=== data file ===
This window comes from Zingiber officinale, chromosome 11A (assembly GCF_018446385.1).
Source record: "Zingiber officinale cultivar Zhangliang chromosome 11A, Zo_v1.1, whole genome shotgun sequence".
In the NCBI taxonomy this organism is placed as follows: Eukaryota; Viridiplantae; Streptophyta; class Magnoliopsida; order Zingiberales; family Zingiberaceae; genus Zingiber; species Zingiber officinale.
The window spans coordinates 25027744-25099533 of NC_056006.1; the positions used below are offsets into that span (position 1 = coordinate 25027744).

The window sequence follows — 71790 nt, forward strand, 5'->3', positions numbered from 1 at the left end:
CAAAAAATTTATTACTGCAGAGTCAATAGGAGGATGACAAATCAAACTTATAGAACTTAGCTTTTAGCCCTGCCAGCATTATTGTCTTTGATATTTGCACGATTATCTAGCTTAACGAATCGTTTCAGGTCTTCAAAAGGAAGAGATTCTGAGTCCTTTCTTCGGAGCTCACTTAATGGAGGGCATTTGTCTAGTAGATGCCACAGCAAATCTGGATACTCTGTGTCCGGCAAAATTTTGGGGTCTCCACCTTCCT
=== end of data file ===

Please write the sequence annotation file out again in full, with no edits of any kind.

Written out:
This window comes from Zingiber officinale, chromosome 11A (assembly GCF_018446385.1).
Source record: "Zingiber officinale cultivar Zhangliang chromosome 11A, Zo_v1.1, whole genome shotgun sequence".
In the NCBI taxonomy this organism is placed as follows: Eukaryota; Viridiplantae; Streptophyta; class Magnoliopsida; order Zingiberales; family Zingiberaceae; genus Zingiber; species Zingiber officinale.
The window spans coordinates 25027744-25099533 of NC_056006.1; the positions used below are offsets into that span (position 1 = coordinate 25027744).

The window sequence follows — 71790 nt, forward strand, 5'->3', positions numbered from 1 at the left end:
CAAAAAATTTATTACTGCAGAGTCAATAGGAGGATGACAAATCAAACTTATAGAACTTAGCTTTTAGCCCTGCCAGCATTATTGTCTTTGATATTTGCACGATTATCTAGCTTAACGAATCGTTTCAGGTCTTCAAAAGGAAGAGATTCTGAGTCCTTTCTTCGGAGCTCACTTAATGGAGGGCATTTGTCTAGTAGATGCCACAGCAAATCTGGATACTCTGTGTCCGGCAAAATTTTGGGGTCTCCACCTTCCT